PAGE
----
Nicky Morgan appoints ex-Soho bouncer to improve classroom discipline across the UK

Tom Bennett will help teachers clamp down on disruptive pupils swinging on chairs, playing on mobiles and passing notes during lessons

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An ex-Soho bouncer has been put in charge of the government's efforts to improve discipline in classroom.

Tom Bennett, a teacher and behaviour expert, will be tasked with cracking down on low-level disruption in schools, which costs pupils an average of 38 days of learning a year.

He will use his experience of bossing central London nightclubs to clamp down on schoolchildren playing on their mobile phones, swinging on chairs, passing notes and making silly comments during lessons.

Nicky Morgan announced the appointment of Tom Bennett, the government's new school behaviour tsar, in a speech on her reforms at an academy in London

Education Secretary Nicky Morgan, announcing her new 'behaviour tsar' during a speech at an academy in London, said his appointment was part of the government's "commitment to social justice" and a move to ensure "every single person in the country has access to the best opportunities Britain has to offer".

News of the appointment accompanied her plans on further reforms to GCSEs. She announced that every secondary school pupil will have to study the five core academic subjects of English, maths, science, languages and geography or history up to GCSE level.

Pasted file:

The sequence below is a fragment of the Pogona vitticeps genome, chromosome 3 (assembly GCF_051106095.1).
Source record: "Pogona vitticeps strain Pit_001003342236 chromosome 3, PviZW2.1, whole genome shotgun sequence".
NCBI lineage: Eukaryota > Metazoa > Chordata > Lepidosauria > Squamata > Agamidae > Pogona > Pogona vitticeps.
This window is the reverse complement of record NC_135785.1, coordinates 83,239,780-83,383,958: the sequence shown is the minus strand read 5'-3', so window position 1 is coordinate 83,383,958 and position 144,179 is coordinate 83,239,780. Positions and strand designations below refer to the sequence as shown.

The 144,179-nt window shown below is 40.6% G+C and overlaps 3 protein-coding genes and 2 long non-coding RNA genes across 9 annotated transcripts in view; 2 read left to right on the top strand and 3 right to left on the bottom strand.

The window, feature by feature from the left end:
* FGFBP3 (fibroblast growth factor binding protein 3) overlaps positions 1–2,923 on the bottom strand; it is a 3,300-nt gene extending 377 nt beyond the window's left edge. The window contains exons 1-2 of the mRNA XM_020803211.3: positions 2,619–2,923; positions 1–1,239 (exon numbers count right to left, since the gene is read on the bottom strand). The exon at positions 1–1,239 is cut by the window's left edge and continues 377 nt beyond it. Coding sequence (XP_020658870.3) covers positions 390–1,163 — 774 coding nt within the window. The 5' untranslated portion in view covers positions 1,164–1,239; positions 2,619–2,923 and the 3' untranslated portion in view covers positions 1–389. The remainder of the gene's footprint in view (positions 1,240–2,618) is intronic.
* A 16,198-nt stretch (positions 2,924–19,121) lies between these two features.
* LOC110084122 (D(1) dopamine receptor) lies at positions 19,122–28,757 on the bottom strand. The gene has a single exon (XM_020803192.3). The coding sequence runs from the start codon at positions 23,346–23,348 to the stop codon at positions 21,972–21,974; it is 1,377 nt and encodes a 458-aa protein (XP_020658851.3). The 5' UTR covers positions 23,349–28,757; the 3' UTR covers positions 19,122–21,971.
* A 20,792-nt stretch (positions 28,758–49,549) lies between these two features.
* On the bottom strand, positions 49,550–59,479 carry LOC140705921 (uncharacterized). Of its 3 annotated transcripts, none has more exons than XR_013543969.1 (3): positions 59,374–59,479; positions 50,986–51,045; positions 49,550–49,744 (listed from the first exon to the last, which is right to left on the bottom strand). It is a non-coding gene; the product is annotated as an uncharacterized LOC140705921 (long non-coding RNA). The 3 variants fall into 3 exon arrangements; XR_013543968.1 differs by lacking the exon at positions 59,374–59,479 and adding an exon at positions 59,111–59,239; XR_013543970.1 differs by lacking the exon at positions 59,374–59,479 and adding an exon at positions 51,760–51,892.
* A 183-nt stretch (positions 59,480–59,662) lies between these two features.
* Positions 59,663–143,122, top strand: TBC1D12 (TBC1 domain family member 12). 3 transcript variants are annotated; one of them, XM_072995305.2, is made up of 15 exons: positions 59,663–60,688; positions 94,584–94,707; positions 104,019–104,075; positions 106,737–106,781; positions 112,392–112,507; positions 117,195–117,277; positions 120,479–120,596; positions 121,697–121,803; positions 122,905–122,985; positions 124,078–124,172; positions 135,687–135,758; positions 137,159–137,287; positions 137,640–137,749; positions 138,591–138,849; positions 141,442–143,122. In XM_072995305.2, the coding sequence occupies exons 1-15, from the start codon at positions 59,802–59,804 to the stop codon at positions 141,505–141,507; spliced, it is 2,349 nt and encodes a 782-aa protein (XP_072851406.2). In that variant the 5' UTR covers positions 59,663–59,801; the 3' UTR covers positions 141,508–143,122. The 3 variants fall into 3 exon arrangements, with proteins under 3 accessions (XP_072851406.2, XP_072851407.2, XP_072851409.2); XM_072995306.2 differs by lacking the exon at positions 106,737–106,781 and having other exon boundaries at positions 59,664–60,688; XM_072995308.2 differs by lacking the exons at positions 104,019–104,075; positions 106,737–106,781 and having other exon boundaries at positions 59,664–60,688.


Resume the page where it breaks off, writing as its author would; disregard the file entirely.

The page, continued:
A source from the Department for Education said school inspectors had found children were having a significant impact on their classmates' ability to learn by "taking up teachers’ time by swinging on chairs, playing on mobile phones, making silly comments to get attention and passing notes around class".

The source added: "While these are minor in themselves, they create a stream of disruption that can make teaching impossible and stop those young people who want to get on and learn."

Mr Bennett, who wrote a book on 'behaviour solutions' for teachers, will help teachers clamp down on minor behavioural problems in classrooms. Describing the wasted time as a "tragedy," Mr Bennett said: "At present, training teachers to anticipate, deal with and respond to misbehaviour is far too hit-and-miss. It’s great in some schools and training providers, but terrible in others."